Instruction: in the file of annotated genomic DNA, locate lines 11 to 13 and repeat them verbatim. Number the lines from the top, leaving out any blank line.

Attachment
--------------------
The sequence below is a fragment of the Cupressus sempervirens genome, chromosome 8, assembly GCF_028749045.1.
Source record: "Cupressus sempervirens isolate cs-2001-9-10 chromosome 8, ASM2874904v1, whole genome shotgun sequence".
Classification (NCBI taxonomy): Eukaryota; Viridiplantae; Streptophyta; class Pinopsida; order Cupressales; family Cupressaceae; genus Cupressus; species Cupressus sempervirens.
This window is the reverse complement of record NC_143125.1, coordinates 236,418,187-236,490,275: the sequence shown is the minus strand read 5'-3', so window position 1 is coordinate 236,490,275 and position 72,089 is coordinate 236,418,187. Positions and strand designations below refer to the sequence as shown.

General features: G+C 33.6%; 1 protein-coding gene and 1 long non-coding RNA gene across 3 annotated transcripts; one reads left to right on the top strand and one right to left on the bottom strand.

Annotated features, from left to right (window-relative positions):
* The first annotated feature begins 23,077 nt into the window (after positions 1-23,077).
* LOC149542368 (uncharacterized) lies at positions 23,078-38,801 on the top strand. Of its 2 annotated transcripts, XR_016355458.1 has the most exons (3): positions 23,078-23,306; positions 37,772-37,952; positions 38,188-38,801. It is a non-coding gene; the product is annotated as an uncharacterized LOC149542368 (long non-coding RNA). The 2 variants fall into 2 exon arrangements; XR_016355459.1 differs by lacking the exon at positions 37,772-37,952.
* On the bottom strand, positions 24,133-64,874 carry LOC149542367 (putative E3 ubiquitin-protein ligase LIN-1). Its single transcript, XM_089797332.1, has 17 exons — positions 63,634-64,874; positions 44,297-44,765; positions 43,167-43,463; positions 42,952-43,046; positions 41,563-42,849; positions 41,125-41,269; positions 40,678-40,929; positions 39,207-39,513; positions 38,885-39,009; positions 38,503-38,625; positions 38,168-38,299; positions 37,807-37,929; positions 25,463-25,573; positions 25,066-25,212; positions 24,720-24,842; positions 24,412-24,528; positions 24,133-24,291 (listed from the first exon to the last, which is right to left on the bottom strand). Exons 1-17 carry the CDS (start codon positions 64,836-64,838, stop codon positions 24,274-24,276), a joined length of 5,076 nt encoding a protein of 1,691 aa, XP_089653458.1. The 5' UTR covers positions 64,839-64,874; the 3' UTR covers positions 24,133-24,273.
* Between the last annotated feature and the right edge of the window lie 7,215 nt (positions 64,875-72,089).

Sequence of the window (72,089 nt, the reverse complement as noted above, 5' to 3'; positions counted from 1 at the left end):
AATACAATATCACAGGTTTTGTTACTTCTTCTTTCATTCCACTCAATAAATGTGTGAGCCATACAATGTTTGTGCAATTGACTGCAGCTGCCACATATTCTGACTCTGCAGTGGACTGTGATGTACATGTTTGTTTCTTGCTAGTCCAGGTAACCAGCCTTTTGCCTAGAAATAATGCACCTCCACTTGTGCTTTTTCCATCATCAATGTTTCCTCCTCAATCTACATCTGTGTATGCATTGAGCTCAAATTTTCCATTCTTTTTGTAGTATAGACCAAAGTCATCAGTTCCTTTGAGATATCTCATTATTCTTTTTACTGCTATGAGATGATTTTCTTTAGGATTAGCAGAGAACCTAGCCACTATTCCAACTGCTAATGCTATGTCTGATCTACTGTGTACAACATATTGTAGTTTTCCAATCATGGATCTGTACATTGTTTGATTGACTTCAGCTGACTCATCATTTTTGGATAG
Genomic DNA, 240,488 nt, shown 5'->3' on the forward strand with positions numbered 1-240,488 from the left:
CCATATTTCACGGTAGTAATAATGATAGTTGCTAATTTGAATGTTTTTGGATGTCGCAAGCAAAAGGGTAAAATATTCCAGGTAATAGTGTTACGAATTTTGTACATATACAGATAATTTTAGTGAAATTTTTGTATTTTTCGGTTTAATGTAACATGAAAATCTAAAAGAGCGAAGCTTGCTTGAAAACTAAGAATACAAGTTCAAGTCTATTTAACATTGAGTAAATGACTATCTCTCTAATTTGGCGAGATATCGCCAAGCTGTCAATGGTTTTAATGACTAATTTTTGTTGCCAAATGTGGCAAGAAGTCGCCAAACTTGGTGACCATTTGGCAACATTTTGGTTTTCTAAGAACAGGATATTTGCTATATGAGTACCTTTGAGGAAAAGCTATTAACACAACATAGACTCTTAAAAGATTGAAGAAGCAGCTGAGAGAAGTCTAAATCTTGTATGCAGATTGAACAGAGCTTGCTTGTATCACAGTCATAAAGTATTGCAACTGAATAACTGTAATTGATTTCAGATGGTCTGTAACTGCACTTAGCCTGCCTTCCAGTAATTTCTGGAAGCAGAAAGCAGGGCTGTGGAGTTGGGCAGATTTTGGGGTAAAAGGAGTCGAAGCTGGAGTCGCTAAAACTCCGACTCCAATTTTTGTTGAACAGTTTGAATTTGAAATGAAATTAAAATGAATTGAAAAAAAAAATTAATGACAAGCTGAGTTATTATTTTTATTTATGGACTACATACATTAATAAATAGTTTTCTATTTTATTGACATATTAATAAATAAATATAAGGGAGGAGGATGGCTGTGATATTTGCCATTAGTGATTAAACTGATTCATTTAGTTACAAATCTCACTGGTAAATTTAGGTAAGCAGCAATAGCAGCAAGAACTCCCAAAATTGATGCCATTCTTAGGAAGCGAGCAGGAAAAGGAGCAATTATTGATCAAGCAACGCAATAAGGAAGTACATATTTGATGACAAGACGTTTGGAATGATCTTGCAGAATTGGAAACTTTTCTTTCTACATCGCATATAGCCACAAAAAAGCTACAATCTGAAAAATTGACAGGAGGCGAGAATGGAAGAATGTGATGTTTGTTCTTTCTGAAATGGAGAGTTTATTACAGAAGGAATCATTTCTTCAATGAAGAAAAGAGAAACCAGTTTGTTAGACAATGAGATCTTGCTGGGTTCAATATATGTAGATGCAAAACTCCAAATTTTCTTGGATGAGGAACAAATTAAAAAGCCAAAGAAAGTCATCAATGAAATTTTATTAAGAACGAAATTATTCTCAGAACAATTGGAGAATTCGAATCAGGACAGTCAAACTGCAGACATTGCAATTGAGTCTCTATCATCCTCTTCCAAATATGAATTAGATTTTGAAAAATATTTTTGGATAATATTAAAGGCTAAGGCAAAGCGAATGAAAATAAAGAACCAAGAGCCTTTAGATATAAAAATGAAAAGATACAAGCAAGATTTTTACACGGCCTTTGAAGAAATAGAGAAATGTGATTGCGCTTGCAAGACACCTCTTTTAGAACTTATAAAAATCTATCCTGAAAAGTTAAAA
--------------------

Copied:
Sequence of the window (72,089 nt, the reverse complement as noted above, 5' to 3'; positions counted from 1 at the left end):
AATACAATATCACAGGTTTTGTTACTTCTTCTTTCATTCCACTCAATAAATGTGTGAGCCATACAATGTTTGTGCAATTGACTGCAGCTGCCACATATTCTGACTCTGCAGTGGACTGTGATGTACATGTTTGTTTCTTGCTAGTCCAGGTAACCAGCCTTTTGCCTAGAAATAATGCACCTCCACTTGTGCTTTTTCCATCATCAATGTTTCCTCCTCAATCTACATCTGTGTATGCATTGAGCTCAAATTTTCCATTCTTTTTGTAGTATAGACCAAAGTCATCAGTTCCTTTGAGATATCTCATTATTCTTTTTACTGCTATGAGATGATTTTCTTTAGGATTAGCAGAGAACCTAGCCACTATTCCAACTGCTAATGCTATGTCTGATCTACTGTGTACAACATATTGTAGTTTTCCAATCATGGATCTGTACATTGTTTGATTGACTTCAGCTGACTCATCATTTTTGGATAG
Genomic DNA, 240,488 nt, shown 5'->3' on the forward strand with positions numbered 1-240,488 from the left: